I was astounded recently when my niece Melissa—an 18-year-old accounting student—dropped over at my parents’ house with a laundry basket brimming not with dirty laundry, but with containers of laundry detergent, breakfast cereals, crackers, cleaning products, lotions, and dozens more household staples. It was the product of Melissa’s favorite new pastime—extreme couponing with her smartphone.
Total cost of this haul? Well under $10, Melissa said. I’ve always loved saving money at the grocery store, so I couldn’t wait to learn how she was saving so much with mobile coupons. Here are Melissa’s favorite ways to save big with her smartphone (and how you can, do it, too)!
1. Get your favorite store’s app and sign up for text alerts.
Dollar General (DG) is a favorite app in our family. You can browse the sales flyer, clip digital coupons to scan at the register, and get alerts when items go on sale. Not familiar with the brand? Here are more reasons why you should definitely try Dollar General.
2. Join other savings-minded folks.
Find couponing groups by store, geographic area or product interest on social media and ask to join. Follow the feeds and discover coupon match-ups and special savings for the week.
3. Embrace the #.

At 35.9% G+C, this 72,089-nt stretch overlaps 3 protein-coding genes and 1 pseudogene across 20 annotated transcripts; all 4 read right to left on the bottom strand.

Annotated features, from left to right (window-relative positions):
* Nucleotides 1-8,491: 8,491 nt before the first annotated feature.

Search terms such as #DollarGeneral, #PennyShopping, and #DGPennyShopping to find everything from blog sites to Pinterest boards and users’ Instagram hauls. In time, you’ll get a feel for the sites that are most helpful for you.
4. Consider buying the Penny Finder app.
This haul means pearly whites for a long, long time—for Melissa and all her friends—for just 16 cents. Penny Finder helps you find items that cost a penny at DG, and even lets you scan the item to ensure it’ll ring up for a penny when you get to the register. The app’s $1.99 price is worthwhile, she said.
5. Do good with your mobile coupons.
Couponing is a lot about the thrill of the hunt, my niece said, but it’s also about being able to do good with what you get. For instance, she and her mom cleaned up on diapers and plan to give them to a friend who’s expecting a baby. (Here’s our expert guide to helping out the new parents in your life.) Other items are destined for shelters and food pantries, which always need household and toiletry staples.
6. Play by the rules.
Part of doing good with your wins is ethical couponing, Melissa told me, such as not “glittering.” (It’s a fanciful term for exploiting coupon glitches and is actually a type of fraud.) It also means being courteous to the store personnel, even if the great deal you had planned doesn’t quite work out. Follow the rules and have fun. You can read more about ethical couponing here.